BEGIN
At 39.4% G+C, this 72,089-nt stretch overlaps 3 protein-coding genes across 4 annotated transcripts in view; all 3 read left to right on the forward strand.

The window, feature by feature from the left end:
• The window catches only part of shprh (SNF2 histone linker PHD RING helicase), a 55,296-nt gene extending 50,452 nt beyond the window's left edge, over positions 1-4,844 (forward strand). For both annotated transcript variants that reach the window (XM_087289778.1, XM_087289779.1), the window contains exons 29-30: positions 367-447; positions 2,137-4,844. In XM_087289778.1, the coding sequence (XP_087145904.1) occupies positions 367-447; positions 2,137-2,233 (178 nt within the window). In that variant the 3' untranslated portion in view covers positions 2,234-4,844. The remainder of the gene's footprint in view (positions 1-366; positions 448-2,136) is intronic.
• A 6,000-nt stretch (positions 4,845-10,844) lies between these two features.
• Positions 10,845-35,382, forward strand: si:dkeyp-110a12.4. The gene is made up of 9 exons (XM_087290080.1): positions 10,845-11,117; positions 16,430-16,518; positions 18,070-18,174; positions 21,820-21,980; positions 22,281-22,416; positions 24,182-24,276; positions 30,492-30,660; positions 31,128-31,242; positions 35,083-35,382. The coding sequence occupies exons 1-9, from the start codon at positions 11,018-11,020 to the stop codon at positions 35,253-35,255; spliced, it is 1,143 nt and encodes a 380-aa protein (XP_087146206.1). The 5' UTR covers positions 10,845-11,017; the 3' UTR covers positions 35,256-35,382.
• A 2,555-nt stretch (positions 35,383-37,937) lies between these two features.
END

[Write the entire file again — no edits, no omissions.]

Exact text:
At 39.4% G+C, this 72,089-nt stretch overlaps 3 protein-coding genes across 4 annotated transcripts in view; all 3 read left to right on the forward strand.

The window, feature by feature from the left end:
• The window catches only part of shprh (SNF2 histone linker PHD RING helicase), a 55,296-nt gene extending 50,452 nt beyond the window's left edge, over positions 1-4,844 (forward strand). For both annotated transcript variants that reach the window (XM_087289778.1, XM_087289779.1), the window contains exons 29-30: positions 367-447; positions 2,137-4,844. In XM_087289778.1, the coding sequence (XP_087145904.1) occupies positions 367-447; positions 2,137-2,233 (178 nt within the window). In that variant the 3' untranslated portion in view covers positions 2,234-4,844. The remainder of the gene's footprint in view (positions 1-366; positions 448-2,136) is intronic.
• A 6,000-nt stretch (positions 4,845-10,844) lies between these two features.
• Positions 10,845-35,382, forward strand: si:dkeyp-110a12.4. The gene is made up of 9 exons (XM_087290080.1): positions 10,845-11,117; positions 16,430-16,518; positions 18,070-18,174; positions 21,820-21,980; positions 22,281-22,416; positions 24,182-24,276; positions 30,492-30,660; positions 31,128-31,242; positions 35,083-35,382. The coding sequence occupies exons 1-9, from the start codon at positions 11,018-11,020 to the stop codon at positions 35,253-35,255; spliced, it is 1,143 nt and encodes a 380-aa protein (XP_087146206.1). The 5' UTR covers positions 10,845-11,017; the 3' UTR covers positions 35,256-35,382.
• A 2,555-nt stretch (positions 35,383-37,937) lies between these two features.